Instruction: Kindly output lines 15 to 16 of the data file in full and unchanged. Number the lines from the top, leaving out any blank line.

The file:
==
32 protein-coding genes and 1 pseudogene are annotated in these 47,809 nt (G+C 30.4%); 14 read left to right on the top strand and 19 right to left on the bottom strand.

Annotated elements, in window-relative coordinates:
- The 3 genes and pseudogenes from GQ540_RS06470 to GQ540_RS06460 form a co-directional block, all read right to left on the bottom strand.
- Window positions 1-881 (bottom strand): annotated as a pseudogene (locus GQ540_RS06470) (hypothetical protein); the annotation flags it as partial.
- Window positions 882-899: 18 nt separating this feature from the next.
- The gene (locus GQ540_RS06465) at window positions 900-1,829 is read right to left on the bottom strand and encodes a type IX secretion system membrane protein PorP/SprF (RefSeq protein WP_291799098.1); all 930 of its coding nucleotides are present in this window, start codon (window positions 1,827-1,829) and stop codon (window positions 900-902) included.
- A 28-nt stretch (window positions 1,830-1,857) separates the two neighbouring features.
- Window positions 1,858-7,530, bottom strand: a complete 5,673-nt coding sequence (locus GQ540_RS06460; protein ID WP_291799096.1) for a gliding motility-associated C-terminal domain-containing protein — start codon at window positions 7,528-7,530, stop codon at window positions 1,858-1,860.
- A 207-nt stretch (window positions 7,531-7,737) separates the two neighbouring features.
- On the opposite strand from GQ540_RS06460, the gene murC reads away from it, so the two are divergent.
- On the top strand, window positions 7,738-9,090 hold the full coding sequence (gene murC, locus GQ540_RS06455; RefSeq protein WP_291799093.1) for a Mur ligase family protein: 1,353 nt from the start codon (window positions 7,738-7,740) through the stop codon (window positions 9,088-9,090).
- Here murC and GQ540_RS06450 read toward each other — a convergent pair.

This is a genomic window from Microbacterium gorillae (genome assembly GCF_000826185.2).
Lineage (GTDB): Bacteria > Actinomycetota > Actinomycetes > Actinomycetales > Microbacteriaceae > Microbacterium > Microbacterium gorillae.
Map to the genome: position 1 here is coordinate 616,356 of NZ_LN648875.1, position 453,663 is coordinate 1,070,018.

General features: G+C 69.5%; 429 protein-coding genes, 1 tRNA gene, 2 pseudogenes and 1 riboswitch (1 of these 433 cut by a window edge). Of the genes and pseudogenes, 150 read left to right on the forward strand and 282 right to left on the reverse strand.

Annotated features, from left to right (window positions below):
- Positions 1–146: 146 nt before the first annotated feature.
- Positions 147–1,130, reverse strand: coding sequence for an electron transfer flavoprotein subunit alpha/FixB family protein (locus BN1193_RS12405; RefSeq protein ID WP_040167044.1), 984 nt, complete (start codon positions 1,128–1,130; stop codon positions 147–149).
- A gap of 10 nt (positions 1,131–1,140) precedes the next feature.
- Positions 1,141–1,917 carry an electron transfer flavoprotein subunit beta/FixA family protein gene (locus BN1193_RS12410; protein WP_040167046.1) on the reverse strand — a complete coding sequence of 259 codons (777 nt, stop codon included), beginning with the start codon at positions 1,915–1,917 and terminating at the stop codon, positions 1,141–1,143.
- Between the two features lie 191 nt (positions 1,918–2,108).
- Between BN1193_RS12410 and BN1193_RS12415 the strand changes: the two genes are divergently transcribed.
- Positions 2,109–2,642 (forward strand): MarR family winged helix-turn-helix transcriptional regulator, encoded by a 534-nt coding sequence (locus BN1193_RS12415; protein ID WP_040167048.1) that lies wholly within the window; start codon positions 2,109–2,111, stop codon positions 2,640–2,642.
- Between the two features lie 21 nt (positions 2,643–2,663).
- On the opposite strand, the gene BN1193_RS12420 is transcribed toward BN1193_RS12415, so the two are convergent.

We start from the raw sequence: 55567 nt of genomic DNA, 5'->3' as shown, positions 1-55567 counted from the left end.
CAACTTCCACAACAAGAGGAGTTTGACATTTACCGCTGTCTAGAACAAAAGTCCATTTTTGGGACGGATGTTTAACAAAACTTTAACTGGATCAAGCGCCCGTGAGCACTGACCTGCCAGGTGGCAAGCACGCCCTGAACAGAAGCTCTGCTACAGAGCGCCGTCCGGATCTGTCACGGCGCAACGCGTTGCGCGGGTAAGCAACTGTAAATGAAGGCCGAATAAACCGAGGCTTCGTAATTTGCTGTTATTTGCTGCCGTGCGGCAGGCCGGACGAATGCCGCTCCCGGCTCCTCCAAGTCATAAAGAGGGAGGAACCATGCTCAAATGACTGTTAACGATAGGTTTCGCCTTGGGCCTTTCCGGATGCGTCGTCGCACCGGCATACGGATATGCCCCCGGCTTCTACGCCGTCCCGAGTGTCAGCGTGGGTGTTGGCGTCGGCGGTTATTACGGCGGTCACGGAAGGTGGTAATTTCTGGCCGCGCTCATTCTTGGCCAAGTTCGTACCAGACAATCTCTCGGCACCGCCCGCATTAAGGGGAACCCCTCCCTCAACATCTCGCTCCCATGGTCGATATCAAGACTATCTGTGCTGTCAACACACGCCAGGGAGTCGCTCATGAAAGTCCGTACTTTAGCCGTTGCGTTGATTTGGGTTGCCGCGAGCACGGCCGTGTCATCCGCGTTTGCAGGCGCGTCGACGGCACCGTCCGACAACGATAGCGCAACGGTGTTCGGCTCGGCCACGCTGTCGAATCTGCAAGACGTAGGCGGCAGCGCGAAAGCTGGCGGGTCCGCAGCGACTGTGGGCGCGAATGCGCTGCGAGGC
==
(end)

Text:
Map to the genome: position 1 here is coordinate 616,356 of NZ_LN648875.1, position 453,663 is coordinate 1,070,018.

General features: G+C 69.5%; 429 protein-coding genes, 1 tRNA gene, 2 pseudogenes and 1 riboswitch (1 of these 433 cut by a window edge). Of the genes and pseudogenes, 150 read left to right on the forward strand and 282 right to left on the reverse strand.